Consumer Identity Projects: Examining Consumer Identity Construction in a Contemporary Marketplace Context
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School of Business | Bachelor's thesis
AbstractThis thesis shows how consumers experience the creation and evolution of their identities as personal projects, primarily known in academic literature as identity projects, identity work, or identity construction. The underlying assumptions of consumer researchers studying identity projects are examined. These assumptions include the notions that the identity shifts continuously, that possessions serve as vehicles for self-perception and self-expression, and that the marketplace influences consumer identity projects. This thesis finds that the marketplace structures identity construction through supplying symbols, ideologies, and social references. The varying levels of marketplace dominance and individual agency are explored. The central theories and terminology discussed in this thesis are selected based on the article "Consumer Culture Theory (CCT): Twenty Years of Research" (Arnould & Thompson 2005). More contemporary studies are used to supplement and apply the notions introduced by Arnould and Thompson.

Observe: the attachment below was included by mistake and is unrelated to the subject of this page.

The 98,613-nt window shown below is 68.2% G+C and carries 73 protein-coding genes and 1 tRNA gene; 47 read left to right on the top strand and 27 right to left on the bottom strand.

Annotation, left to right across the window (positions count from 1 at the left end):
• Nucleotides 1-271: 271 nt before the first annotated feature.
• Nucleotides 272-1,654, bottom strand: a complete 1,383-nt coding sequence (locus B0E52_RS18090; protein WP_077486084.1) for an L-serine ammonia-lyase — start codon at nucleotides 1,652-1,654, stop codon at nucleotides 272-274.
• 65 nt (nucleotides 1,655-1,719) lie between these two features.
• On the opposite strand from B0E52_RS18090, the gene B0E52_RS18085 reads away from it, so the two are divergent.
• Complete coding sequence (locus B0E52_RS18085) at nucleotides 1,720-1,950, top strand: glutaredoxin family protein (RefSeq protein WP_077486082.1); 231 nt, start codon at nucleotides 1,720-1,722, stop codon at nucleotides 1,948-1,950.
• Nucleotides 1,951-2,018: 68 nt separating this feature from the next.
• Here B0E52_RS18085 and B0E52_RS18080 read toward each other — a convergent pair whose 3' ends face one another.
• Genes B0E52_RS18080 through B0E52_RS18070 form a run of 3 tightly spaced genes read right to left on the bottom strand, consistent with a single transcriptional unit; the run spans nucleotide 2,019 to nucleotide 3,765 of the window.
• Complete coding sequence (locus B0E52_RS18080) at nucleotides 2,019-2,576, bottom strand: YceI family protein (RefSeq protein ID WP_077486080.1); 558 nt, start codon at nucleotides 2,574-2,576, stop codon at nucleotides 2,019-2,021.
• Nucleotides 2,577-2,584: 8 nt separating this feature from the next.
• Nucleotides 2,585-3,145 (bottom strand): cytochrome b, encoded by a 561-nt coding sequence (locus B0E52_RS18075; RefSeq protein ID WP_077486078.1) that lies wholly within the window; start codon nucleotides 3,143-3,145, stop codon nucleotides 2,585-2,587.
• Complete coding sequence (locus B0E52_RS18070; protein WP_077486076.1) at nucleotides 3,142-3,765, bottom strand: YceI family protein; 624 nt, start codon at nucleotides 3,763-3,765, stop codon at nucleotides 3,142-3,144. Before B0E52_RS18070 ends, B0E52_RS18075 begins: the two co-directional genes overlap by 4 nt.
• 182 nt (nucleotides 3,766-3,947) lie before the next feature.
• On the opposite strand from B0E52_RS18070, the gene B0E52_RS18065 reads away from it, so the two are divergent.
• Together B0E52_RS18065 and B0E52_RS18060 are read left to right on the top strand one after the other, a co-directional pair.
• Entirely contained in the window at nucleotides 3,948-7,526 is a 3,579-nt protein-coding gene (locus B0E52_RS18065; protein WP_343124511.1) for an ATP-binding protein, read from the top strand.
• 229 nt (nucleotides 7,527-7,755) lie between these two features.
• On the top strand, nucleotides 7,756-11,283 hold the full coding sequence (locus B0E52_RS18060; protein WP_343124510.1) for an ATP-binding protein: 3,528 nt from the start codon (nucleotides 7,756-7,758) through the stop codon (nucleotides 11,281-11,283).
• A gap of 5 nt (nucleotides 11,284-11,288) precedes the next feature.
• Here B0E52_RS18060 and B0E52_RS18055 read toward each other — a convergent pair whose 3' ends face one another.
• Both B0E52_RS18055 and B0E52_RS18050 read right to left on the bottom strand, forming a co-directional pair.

Thesis advisorMikkonen, Ilona
consumer culture, identity projects, identity work, identity construction, consumer power, poststructuralism